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    Quote Originally Posted by rugbyfan View Post
    I am interested by Wylie and Yamaguchi. I am not refuting, just curious why one would say so. I loved their skating at the time,but I haven't ever really thought about their legacy. What is it? .
    I think there are two reasons why Kristi Yamaguchi deserves mention here. The first is her pro career. She competed in 7 Landovers (World Pro Championships), winning 4 golds and 3 silvers, and this was back in the days when professional skating ruled and rocked. She was the guts and glue of the Stars on Ice crew for a decade, never failing to delight the packed house. The previous model for "pro skating" was shows like Ice Capades, which were more a Las Vegas Review on ice.

    The second reason was mentioned briefly up-thread. Asian-Americans have for decades been the silent and forgotten minority in the United States. For many youngsters of the right age, Kristi was the first sports hero that they could really relate to. Even today if you search the Internet you will come across literally dozens of testimonials like this one from the New York Times:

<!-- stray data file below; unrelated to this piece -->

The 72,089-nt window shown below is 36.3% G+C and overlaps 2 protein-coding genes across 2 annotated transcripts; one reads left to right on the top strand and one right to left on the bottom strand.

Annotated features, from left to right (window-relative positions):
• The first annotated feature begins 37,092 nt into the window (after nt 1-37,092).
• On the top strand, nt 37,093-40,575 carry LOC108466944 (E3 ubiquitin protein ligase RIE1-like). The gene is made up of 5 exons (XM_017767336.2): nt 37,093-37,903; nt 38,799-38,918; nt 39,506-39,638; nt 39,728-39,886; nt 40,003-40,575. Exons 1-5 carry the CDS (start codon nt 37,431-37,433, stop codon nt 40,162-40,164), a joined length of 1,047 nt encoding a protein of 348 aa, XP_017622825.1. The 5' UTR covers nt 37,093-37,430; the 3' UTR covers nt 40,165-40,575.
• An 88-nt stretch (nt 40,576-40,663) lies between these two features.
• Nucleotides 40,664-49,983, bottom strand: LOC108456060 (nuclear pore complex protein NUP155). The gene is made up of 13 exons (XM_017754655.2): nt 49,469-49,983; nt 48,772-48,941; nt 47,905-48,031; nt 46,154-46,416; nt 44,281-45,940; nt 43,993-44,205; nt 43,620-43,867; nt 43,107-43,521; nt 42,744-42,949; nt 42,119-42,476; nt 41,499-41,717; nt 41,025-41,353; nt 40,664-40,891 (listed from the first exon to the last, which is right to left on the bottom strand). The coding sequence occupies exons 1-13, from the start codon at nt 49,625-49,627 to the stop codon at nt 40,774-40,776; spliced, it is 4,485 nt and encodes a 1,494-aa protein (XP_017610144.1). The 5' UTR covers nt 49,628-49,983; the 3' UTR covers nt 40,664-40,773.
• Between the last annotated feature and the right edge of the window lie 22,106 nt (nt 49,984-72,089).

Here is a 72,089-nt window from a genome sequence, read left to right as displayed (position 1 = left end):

https://www.nytimes.com/2016/03/31/m...yamaguchi.html

  19. #39
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    Quote Originally Posted by Basho View Post
    Torvill and Dean will always be at the top of my list.

    https://www.youtube.com/watch?v=MsHt7DRxpxA
    I honestly can't think of anything by them other than bolero....

  20. #40
    On the Ice StephenGfan's Avatar
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    Quote Originally Posted by mrrice View Post
    Katarina Witt!! Such a long and successful career including 2 OGM'S. Being from Germany, she was a huge star and though I was in the US by the time she became famous, she always had a special place in my heart.
    shes kinda overrated tbh. she didn't really do much for figure skating other than popularized carmen. Even in her era she wasn't the best in many eras